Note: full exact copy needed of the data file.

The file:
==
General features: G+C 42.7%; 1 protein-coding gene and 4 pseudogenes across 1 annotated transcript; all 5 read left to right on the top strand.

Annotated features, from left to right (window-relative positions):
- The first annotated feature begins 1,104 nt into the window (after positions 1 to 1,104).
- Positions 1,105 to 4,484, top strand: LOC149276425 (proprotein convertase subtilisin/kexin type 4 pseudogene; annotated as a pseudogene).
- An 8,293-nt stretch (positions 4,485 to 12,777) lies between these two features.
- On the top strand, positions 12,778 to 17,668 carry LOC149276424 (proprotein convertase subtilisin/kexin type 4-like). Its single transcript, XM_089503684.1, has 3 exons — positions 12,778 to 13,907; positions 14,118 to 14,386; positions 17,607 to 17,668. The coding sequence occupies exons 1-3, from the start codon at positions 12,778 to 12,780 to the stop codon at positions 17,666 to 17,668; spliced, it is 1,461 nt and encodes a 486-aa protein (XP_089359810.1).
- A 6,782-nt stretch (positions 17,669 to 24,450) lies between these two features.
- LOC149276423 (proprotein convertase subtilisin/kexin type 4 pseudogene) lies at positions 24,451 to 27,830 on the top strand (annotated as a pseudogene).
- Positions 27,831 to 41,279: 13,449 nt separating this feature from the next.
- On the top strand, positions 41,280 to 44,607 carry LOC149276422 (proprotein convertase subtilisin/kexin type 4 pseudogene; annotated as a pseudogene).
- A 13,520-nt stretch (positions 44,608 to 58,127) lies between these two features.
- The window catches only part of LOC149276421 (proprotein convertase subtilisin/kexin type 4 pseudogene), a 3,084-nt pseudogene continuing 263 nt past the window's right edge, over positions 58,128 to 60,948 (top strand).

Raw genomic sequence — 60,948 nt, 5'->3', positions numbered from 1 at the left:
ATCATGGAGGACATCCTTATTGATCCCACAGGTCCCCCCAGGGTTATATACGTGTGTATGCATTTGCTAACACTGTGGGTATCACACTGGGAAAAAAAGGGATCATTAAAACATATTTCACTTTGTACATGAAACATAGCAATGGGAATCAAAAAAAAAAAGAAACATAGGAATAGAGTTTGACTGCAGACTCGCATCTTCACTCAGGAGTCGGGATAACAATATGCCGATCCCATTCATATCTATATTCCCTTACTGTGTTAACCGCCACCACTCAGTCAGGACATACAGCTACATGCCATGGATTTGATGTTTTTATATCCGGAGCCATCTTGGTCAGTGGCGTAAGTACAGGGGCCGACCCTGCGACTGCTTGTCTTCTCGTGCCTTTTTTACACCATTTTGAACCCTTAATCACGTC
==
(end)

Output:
General features: G+C 42.7%; 1 protein-coding gene and 4 pseudogenes across 1 annotated transcript; all 5 read left to right on the top strand.

Annotated features, from left to right (window-relative positions):
- The first annotated feature begins 1,104 nt into the window (after positions 1 to 1,104).
- Positions 1,105 to 4,484, top strand: LOC149276425 (proprotein convertase subtilisin/kexin type 4 pseudogene; annotated as a pseudogene).
- An 8,293-nt stretch (positions 4,485 to 12,777) lies between these two features.
- On the top strand, positions 12,778 to 17,668 carry LOC149276424 (proprotein convertase subtilisin/kexin type 4-like). Its single transcript, XM_089503684.1, has 3 exons — positions 12,778 to 13,907; positions 14,118 to 14,386; positions 17,607 to 17,668. The coding sequence occupies exons 1-3, from the start codon at positions 12,778 to 12,780 to the stop codon at positions 17,666 to 17,668; spliced, it is 1,461 nt and encodes a 486-aa protein (XP_089359810.1).
- A 6,782-nt stretch (positions 17,669 to 24,450) lies between these two features.
- LOC149276423 (proprotein convertase subtilisin/kexin type 4 pseudogene) lies at positions 24,451 to 27,830 on the top strand (annotated as a pseudogene).
- Positions 27,831 to 41,279: 13,449 nt separating this feature from the next.
- On the top strand, positions 41,280 to 44,607 carry LOC149276422 (proprotein convertase subtilisin/kexin type 4 pseudogene; annotated as a pseudogene).
- A 13,520-nt stretch (positions 44,608 to 58,127) lies between these two features.
- The window catches only part of LOC149276421 (proprotein convertase subtilisin/kexin type 4 pseudogene), a 3,084-nt pseudogene continuing 263 nt past the window's right edge, over positions 58,128 to 60,948 (top strand).

Raw genomic sequence — 60,948 nt, 5'->3', positions numbered from 1 at the left:
ATCATGGAGGACATCCTTATTGATCCCACAGGTCCCCCCAGGGTTATATACGTGTGTATGCATTTGCTAACACTGTGGGTATCACACTGGGAAAAAAAGGGATCATTAAAACATATTTCACTTTGTACATGAAACATAGCAATGGGAATCAAAAAAAAAAAGAAACATAGGAATAGAGTTTGACTGCAGACTCGCATCTTCACTCAGGAGTCGGGATAACAATATGCCGATCCCATTCATATCTATATTCCCTTACTGTGTTAACCGCCACCACTCAGTCAGGACATACAGCTACATGCCATGGATTTGATGTTTTTATATCCGGAGCCATCTTGGTCAGTGGCGTAAGTACAGGGGCCGACCCTGCGACTGCTTGTCTTCTCGTGCCTTTTTTACACCATTTTGAACCCTTAATCACGTC